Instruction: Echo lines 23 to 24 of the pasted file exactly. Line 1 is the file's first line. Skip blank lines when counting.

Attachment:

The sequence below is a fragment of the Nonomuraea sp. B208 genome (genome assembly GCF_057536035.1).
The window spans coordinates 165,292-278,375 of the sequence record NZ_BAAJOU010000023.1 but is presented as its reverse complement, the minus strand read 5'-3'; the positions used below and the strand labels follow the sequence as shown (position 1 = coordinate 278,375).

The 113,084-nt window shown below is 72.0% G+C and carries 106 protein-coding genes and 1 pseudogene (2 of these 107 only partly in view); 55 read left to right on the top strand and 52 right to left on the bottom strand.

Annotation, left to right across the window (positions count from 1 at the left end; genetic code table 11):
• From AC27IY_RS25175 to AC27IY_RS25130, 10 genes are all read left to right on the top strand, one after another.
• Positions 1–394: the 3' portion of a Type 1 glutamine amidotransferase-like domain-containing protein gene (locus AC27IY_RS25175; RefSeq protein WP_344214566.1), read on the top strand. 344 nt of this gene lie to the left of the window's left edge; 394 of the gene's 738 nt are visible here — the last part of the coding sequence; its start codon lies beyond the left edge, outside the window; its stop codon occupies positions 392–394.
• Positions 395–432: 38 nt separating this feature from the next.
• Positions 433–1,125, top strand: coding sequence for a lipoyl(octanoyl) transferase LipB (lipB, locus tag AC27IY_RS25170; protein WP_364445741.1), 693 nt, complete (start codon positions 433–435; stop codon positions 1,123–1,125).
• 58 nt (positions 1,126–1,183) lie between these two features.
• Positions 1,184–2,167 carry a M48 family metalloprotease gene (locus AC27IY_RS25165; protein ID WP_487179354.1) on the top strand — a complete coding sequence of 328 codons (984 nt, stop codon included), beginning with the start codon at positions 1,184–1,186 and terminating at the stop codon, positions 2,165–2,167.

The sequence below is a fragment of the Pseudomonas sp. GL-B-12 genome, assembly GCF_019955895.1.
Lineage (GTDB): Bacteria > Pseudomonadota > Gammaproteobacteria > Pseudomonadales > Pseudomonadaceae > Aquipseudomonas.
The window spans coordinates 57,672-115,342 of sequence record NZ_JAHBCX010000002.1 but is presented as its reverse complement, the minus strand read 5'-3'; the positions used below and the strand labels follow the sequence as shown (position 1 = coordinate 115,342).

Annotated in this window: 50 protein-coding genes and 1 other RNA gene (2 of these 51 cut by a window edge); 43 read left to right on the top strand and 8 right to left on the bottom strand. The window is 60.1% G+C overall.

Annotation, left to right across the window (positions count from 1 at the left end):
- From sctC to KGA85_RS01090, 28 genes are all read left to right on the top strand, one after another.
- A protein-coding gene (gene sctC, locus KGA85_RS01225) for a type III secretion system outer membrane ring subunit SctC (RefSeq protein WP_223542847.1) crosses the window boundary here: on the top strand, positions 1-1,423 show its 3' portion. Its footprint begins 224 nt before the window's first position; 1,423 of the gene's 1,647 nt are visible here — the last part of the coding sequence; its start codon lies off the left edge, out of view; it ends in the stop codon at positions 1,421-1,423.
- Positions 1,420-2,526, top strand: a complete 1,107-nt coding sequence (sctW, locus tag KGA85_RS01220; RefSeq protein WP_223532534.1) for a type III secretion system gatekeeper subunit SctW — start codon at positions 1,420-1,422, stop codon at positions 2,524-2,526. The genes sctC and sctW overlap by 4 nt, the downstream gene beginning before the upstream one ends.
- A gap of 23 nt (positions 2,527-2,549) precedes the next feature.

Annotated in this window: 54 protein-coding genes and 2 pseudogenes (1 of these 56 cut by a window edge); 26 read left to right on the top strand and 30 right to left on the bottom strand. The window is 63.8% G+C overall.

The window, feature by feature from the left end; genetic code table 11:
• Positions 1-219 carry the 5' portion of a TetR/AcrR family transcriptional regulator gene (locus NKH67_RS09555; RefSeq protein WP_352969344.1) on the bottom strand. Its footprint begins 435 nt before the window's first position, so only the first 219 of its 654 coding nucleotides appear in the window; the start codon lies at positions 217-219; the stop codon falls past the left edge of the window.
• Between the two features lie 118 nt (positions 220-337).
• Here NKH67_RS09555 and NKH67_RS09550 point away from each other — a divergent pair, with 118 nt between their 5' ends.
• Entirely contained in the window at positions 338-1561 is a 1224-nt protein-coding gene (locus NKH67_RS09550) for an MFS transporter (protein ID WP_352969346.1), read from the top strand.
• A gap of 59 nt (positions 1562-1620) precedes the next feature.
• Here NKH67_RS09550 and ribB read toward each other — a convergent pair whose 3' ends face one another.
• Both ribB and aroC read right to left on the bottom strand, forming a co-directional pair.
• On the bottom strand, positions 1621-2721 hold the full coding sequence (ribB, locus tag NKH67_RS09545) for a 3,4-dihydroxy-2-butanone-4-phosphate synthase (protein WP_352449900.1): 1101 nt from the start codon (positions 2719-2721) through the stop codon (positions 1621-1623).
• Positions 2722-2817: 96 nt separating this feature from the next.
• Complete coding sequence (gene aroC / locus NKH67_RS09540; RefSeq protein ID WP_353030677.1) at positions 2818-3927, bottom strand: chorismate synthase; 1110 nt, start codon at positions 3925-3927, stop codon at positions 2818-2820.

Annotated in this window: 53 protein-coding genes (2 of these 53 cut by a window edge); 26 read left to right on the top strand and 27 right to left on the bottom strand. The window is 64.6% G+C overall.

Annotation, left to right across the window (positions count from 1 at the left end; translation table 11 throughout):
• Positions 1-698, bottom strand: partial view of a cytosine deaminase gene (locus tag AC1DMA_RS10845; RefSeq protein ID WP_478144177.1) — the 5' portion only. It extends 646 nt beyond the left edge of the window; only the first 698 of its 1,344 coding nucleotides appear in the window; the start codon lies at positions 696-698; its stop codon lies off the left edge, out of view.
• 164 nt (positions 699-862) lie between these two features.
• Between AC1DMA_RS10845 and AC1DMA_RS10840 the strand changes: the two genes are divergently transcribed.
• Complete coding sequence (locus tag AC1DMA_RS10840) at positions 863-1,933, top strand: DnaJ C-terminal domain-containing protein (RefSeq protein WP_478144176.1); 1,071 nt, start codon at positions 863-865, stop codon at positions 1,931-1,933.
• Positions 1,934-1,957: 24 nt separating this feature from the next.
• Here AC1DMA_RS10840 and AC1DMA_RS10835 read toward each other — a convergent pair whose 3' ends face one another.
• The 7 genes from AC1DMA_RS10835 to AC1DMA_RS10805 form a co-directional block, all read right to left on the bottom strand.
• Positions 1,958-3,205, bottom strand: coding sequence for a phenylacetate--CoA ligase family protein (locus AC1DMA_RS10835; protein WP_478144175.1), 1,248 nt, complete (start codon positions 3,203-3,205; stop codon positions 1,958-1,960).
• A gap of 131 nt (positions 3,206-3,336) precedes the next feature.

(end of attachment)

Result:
• Between the two features lie 118 nt (positions 220-337).
• Here NKH67_RS09555 and NKH67_RS09550 point away from each other — a divergent pair, with 118 nt between their 5' ends.